I built this Eames-like chair without touching a single traditional woodworking tool. No, it's not because I'm some kind of Luddite. I just love the immediacy of rendering a chair with 3D modeling software and then cutting out the parts with a CNC machine. Everything snaps together like flat-pack furniture, but without the cheesy fasteners—just mechanically sound through tenons and lap joints. The manufacturing process takes 2 hours.
To build this chair, you'll need a $25,000, full-size CNC router, such as a ShopBot. Oh, don't have one? Yeah, me neither. So, like me, you'll have to borrow one. Luckily, there are hundreds of maker spaces, community workshops, and educational facilities that'll let you use their digital fabrication tools. You'll have to pay a fee or join a club, but you'll gain access to expert advice on some of the more esoteric steps. Search the directories at or to find a space near you. No luck? Send your files to a digital-manufacturing service, such as , which will mill the parts and ship them to you.
Download all the files for this chair here and open the 3D model with a CAD (computer-aided design) application. I use Rhino ($995, PC/Mac beta), but if that's too expensive, use the trial version or Autodesk's free app, 123D. Later, when you're ready to create your own furniture, you can build 3D models from scratch or customize existing designs downloaded from websites such as .
I built this chair at the Visible Futures Lab of the School of Visual Arts in New York City.
(Photograph by Reed Young)
If you're working from our files, you'll see I've completed the following software steps for you. But I'll discuss them to give you an idea of the process. First, I flattened the 3D model into individual parts, or profiles, and arranged them on a virtual sheet of plywood. This is called nesting. I then moved into a CAM (computer-aided manufacturing) environment, which is where I assigned instructions, or tool paths, to the CNC router. I used software called Aspire, but Autodesk's free online app, 123D CNC Utility, works well too. I programmed the CNC not to cut all the way through in a few areas, leaving ½-inch-wide tabs of 1/16-inch-thick material to hold the pieces securely while they're being cut. And I didn't want the router chewing through the plywood in one deep pass, so I told it to make three shallow cuts instead.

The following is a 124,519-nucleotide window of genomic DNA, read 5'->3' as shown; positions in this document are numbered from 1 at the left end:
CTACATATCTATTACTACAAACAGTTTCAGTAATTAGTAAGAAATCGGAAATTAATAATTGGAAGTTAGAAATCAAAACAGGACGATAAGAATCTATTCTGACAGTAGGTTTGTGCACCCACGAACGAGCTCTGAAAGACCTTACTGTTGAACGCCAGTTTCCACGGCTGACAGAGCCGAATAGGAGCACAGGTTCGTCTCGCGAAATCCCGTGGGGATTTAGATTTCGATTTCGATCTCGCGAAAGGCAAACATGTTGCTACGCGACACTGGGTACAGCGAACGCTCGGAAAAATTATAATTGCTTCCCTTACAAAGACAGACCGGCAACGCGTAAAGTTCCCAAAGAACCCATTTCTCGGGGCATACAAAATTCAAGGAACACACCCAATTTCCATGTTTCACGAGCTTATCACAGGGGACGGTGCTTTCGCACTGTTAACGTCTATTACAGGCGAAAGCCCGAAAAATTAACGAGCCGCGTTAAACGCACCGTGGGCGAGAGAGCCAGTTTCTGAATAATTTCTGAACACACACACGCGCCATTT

All set? Load the CAM file into the CNC machine. Install a ⅜-inch down-cut bit into the router, and fasten a full sheet of ¾-inch plywood onto the bed with a screw in each corner and a couple in the middle to keep it flat. Zero the CNC's X, Y, and Z axes so the router knows exactly where it is on the sheet. Hit go! It will take about an hour to cut out all the parts. Snap them out, and clean them up with sandpaper.
Now for the fun part: the assembly. Spread PVA glue on each join, and tap the parts together with a rubber mallet. Because of the high level of precision, the parts should fit together tightly. Meanwhile, I'm already thinking about how to turn a sheet of plywood into a Wegner-inspired chair.
Download This Chair
Download all the files needed to build this chair—the CAD files (3D and flat) and the CAM file—here. If you want to cut out the pieces by hand, use the PDF version—but you'd be insane to do that.
John Thomas Heida is an architectural designer, a furniture designer, and a digital-fabrication specialist at the School of Visual Art's Visible Futures Lab. He teaches at the New York School of Interior Design and at the Pratt Institute.